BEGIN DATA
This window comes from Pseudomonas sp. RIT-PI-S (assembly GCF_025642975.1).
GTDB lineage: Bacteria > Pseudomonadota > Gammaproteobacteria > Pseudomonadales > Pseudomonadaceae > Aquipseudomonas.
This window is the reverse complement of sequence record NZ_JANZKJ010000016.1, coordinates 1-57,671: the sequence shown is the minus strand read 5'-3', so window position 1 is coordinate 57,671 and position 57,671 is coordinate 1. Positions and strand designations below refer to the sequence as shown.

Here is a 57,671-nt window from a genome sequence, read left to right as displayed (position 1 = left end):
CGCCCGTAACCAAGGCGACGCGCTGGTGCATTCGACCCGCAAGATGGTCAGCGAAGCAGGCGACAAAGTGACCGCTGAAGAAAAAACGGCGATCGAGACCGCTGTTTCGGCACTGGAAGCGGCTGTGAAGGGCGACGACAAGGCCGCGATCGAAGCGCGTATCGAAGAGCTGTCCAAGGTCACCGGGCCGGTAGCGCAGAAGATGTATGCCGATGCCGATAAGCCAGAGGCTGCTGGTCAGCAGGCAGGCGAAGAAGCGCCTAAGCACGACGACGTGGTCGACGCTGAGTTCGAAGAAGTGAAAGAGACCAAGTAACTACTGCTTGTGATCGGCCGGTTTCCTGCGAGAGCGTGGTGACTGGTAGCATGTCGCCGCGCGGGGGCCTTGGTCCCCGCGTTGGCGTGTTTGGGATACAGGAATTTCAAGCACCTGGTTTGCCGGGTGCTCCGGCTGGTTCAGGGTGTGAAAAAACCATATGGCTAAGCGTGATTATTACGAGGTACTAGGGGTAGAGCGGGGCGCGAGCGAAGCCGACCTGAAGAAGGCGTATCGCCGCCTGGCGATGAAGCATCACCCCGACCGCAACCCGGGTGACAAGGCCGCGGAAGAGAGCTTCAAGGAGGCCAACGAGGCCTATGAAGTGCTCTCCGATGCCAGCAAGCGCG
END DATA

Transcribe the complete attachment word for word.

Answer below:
This window comes from Pseudomonas sp. RIT-PI-S (assembly GCF_025642975.1).
GTDB lineage: Bacteria > Pseudomonadota > Gammaproteobacteria > Pseudomonadales > Pseudomonadaceae > Aquipseudomonas.
This window is the reverse complement of sequence record NZ_JANZKJ010000016.1, coordinates 1-57,671: the sequence shown is the minus strand read 5'-3', so window position 1 is coordinate 57,671 and position 57,671 is coordinate 1. Positions and strand designations below refer to the sequence as shown.

Here is a 57,671-nt window from a genome sequence, read left to right as displayed (position 1 = left end):
CGCCCGTAACCAAGGCGACGCGCTGGTGCATTCGACCCGCAAGATGGTCAGCGAAGCAGGCGACAAAGTGACCGCTGAAGAAAAAACGGCGATCGAGACCGCTGTTTCGGCACTGGAAGCGGCTGTGAAGGGCGACGACAAGGCCGCGATCGAAGCGCGTATCGAAGAGCTGTCCAAGGTCACCGGGCCGGTAGCGCAGAAGATGTATGCCGATGCCGATAAGCCAGAGGCTGCTGGTCAGCAGGCAGGCGAAGAAGCGCCTAAGCACGACGACGTGGTCGACGCTGAGTTCGAAGAAGTGAAAGAGACCAAGTAACTACTGCTTGTGATCGGCCGGTTTCCTGCGAGAGCGTGGTGACTGGTAGCATGTCGCCGCGCGGGGGCCTTGGTCCCCGCGTTGGCGTGTTTGGGATACAGGAATTTCAAGCACCTGGTTTGCCGGGTGCTCCGGCTGGTTCAGGGTGTGAAAAAACCATATGGCTAAGCGTGATTATTACGAGGTACTAGGGGTAGAGCGGGGCGCGAGCGAAGCCGACCTGAAGAAGGCGTATCGCCGCCTGGCGATGAAGCATCACCCCGACCGCAACCCGGGTGACAAGGCCGCGGAAGAGAGCTTCAAGGAGGCCAACGAGGCCTATGAAGTGCTCTCCGATGCCAGCAAGCGCG